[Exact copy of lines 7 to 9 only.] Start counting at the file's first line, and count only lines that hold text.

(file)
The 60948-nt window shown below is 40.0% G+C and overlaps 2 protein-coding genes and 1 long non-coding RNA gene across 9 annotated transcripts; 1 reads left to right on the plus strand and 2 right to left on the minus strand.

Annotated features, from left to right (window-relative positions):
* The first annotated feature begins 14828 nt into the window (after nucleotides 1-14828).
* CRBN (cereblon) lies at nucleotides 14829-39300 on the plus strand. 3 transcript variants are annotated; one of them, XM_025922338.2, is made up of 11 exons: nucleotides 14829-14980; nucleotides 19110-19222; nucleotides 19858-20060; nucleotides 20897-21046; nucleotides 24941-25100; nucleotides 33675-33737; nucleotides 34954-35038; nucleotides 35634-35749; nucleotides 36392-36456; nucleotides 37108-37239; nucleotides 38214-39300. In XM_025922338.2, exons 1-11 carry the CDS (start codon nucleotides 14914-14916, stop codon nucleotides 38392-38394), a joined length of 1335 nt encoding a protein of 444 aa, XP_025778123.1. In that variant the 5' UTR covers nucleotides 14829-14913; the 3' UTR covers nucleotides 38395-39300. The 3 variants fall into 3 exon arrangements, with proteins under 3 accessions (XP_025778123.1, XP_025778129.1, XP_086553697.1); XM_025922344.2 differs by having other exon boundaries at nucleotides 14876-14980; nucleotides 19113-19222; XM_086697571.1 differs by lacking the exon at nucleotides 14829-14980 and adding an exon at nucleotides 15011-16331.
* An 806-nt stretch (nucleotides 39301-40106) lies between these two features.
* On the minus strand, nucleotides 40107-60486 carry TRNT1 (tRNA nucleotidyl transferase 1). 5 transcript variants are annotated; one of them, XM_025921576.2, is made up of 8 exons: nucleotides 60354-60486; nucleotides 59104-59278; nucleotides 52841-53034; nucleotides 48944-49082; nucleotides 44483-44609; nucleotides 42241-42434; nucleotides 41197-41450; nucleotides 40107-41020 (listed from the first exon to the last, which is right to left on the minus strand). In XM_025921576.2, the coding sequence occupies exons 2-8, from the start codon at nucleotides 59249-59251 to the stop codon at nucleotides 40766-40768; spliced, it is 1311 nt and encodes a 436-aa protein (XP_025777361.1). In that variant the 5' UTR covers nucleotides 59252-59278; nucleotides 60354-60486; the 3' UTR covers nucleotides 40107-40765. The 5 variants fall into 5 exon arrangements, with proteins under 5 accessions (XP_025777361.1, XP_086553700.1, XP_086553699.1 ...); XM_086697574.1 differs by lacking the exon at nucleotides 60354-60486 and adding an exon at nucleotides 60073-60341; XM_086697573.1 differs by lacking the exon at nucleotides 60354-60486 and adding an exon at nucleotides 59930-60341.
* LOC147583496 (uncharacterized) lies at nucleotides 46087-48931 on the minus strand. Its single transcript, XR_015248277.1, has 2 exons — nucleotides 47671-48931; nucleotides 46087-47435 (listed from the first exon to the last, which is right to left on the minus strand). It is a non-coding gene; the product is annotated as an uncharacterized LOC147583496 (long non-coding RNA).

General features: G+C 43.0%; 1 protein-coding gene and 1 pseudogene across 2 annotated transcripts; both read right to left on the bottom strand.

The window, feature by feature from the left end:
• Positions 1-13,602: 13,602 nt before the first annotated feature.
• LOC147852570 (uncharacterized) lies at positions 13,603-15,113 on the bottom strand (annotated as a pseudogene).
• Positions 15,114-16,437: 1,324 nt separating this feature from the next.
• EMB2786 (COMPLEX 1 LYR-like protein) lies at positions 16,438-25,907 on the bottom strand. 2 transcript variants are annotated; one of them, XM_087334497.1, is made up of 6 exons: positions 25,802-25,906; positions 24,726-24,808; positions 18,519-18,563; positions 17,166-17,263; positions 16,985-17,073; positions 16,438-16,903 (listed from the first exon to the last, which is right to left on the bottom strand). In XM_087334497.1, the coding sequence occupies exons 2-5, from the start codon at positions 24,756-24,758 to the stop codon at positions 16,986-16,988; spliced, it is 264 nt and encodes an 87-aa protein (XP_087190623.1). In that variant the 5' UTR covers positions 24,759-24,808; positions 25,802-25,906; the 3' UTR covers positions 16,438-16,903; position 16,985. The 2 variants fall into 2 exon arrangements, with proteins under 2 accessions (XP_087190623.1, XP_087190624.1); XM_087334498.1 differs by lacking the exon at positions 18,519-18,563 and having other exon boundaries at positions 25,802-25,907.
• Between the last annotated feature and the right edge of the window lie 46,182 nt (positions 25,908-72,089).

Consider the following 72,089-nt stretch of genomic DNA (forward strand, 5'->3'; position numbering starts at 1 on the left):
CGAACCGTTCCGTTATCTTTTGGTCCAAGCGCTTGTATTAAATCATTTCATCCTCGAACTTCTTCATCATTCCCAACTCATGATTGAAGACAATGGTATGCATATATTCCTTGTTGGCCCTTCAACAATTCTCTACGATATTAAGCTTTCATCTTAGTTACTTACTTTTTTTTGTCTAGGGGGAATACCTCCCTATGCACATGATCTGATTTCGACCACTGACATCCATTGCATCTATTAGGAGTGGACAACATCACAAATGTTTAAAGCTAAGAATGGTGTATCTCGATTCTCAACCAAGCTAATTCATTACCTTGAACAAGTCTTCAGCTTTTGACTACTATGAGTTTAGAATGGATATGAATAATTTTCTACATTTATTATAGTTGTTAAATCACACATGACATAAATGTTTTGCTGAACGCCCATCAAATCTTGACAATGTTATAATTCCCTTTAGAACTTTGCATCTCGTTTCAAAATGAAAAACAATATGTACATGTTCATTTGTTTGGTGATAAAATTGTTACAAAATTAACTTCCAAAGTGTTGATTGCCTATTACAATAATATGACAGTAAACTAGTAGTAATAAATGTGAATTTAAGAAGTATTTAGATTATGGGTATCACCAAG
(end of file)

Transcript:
* LOC147583496 (uncharacterized) lies at nucleotides 46087-48931 on the minus strand. Its single transcript, XR_015248277.1, has 2 exons — nucleotides 47671-48931; nucleotides 46087-47435 (listed from the first exon to the last, which is right to left on the minus strand). It is a non-coding gene; the product is annotated as an uncharacterized LOC147583496 (long non-coding RNA).

General features: G+C 43.0%; 1 protein-coding gene and 1 pseudogene across 2 annotated transcripts; both read right to left on the bottom strand.

The window, feature by feature from the left end: